Now imagine your campground away from the city is the world. Christians are the light. If there are no Christians—those who reflect the light of Christ—people are left to stumble. But the more people there are who reflect Jesus, the brighter the path becomes.

Jesus replied, “There are twelve hours of daylight every day. As long as it is light, people can walk safely. They can see because they have the light of this world. Only at night is there danger of stumbling because there is no light.”

John 11:9-10 (NLT)

Instead of complaining about how dark the world is, why not do something about it? Why not go out there and shine a light for those whom you see stumbling along in the darkness. The more the Church pulls back from the world, not wanting to associate with it, the darker it becomes. The more we get out there into the world, the brighter it will be.

If you’re the one in the dark with a flashlight, you aren’t going to keep it hidden and let your friends trip and fall. Let’s all shine a light and remove the danger of stumbling.

Daily Bible reading: 1 Chronicles 23-25, John 11:1-17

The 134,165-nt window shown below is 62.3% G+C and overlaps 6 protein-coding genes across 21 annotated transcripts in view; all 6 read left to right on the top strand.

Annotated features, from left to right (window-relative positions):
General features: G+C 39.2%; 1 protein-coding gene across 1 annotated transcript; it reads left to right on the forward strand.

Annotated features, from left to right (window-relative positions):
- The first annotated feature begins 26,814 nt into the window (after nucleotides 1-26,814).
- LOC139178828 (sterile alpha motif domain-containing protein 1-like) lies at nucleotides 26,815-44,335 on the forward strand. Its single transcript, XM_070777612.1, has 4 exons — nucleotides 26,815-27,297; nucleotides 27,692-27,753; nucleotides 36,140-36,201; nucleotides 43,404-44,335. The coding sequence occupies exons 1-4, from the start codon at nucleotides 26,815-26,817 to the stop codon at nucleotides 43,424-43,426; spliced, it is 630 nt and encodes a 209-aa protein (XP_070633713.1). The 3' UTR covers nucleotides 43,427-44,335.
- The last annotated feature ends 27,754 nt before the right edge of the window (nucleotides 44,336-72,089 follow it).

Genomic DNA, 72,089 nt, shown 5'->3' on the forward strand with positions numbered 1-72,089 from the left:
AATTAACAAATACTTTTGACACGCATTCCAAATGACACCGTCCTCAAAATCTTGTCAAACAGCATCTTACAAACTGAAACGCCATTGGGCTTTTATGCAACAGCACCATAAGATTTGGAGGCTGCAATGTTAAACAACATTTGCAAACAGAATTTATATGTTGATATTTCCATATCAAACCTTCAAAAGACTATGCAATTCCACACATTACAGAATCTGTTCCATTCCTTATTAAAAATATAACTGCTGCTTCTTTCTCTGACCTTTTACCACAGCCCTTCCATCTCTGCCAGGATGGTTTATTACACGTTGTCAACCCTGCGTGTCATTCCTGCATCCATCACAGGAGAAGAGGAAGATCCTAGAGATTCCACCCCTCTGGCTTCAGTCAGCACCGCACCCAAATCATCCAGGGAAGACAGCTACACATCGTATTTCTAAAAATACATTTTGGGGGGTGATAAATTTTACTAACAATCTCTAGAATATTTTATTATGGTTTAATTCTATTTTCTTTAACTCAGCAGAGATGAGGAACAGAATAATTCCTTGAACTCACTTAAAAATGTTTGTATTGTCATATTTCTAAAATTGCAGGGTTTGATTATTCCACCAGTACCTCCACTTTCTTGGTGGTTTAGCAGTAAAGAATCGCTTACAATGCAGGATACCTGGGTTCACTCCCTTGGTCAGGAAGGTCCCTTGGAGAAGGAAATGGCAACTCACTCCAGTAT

Daily Bible Reading

Overshadow

The angel replied, “The Holy Spirit will come upon you, and the power of the Most High will overshadow you…”

Luke 1:35a (NLT)

Here’s another word for you to think about: overshadow. It sounds ominous. And, in a way, it is.

OVERSHADOW: To cover with shade; to cover with anything that causes darkness; to render dark or gloomy.

Uh… hold on. This is the angel speaking to Mary, the girl who was to become the mother of Jesus. She was supposed to become dark and gloomy?

Look at it this way:

I myself no longer live, but Christ lives in me. So I life my life in this earthly body by trusting in the Son of God, who loved me and gave himself for me.

Galatians 2:20 (NLT)

When Mary said to the angel, I am the Lord’s servant, and I am willing to accept whatever he wants, this is what she meant. She was willing to sacrifice herself—her own will, her own desire, her own ambition—to do what God had chosen her to do. Had she not been willing to take a back seat to her own life, the Holy Spirit would not have been able to come upon her.

Here was a young girl preparing herself for marriage. No property of her own. No education (that was reserved for males). Yet, when the angel of the Lord came to her, without question she chose to put her own life aside and take on the life that God had prepared for her.

Could I so easily set myself aside to be overshadowed by the Holy Spirit? Could you?

Daily Bible reading: Deuteronomy 33-34, Luke 1:24-56

Daily Bible Reading

Preparation

First off, if you’re an email follower of this blog, please excuse the multiple posts in a day while I play catch up. I have good reason for missing a few days, but now I’m back and we’ll continue on while catching up at the same time.